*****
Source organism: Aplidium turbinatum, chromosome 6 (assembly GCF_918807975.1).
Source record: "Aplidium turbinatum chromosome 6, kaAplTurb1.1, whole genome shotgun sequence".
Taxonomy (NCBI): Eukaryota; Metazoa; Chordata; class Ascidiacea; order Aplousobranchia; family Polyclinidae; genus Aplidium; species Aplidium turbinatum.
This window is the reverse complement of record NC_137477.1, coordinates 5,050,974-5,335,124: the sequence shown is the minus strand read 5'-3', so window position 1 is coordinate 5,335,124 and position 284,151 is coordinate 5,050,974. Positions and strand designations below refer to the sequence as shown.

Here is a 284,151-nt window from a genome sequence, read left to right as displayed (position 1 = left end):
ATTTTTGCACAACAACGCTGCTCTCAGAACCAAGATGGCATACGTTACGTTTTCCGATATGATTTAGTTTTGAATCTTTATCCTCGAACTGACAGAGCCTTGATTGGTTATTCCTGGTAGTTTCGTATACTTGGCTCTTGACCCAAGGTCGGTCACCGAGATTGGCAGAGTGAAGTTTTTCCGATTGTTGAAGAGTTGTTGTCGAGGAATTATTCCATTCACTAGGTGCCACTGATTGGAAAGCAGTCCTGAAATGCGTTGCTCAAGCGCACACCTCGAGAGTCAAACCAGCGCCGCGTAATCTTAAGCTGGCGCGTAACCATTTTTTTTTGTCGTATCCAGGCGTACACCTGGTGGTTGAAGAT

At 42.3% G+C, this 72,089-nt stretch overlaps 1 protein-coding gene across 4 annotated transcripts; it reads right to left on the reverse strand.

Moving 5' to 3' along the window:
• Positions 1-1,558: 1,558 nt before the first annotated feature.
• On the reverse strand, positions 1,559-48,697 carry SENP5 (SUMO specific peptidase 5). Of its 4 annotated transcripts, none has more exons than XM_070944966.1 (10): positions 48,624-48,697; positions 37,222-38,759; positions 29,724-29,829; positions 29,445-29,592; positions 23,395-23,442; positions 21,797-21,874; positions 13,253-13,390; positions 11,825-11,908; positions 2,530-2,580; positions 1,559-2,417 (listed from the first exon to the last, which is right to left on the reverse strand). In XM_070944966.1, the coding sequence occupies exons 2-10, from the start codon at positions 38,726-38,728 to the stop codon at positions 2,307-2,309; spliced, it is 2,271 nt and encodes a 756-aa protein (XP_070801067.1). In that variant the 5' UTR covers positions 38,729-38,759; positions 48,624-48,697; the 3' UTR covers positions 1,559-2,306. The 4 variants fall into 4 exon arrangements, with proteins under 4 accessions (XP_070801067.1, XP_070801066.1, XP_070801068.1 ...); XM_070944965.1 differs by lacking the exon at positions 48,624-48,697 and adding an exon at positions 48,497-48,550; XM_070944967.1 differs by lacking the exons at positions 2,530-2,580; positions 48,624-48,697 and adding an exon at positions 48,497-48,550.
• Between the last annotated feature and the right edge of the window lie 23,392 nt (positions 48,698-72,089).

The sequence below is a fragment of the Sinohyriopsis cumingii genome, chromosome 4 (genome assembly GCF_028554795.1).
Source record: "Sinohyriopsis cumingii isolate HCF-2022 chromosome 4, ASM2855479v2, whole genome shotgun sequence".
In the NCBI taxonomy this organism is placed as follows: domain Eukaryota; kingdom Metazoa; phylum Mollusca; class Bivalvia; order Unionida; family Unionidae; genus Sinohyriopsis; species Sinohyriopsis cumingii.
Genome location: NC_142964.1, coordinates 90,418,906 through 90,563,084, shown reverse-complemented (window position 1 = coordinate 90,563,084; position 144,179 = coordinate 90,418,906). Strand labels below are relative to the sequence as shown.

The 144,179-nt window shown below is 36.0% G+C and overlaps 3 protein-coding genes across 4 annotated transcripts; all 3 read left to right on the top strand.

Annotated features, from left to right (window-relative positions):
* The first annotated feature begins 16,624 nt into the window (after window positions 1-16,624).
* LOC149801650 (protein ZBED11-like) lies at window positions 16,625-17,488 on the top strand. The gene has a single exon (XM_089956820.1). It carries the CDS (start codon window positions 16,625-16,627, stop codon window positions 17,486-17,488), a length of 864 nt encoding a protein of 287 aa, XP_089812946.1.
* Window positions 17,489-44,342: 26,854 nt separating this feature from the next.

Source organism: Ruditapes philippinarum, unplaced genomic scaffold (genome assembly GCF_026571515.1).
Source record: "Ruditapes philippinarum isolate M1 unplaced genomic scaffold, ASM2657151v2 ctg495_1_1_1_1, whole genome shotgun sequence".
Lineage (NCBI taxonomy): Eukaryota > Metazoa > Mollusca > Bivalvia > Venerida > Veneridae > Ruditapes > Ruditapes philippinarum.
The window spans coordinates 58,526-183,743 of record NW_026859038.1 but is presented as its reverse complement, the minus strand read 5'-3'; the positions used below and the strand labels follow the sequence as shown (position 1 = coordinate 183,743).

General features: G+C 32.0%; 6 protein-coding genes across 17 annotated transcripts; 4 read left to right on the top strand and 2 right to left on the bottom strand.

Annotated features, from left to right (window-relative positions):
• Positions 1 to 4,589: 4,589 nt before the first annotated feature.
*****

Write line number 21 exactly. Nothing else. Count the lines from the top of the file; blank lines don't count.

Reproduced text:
Source organism: Ruditapes philippinarum, unplaced genomic scaffold (genome assembly GCF_026571515.1).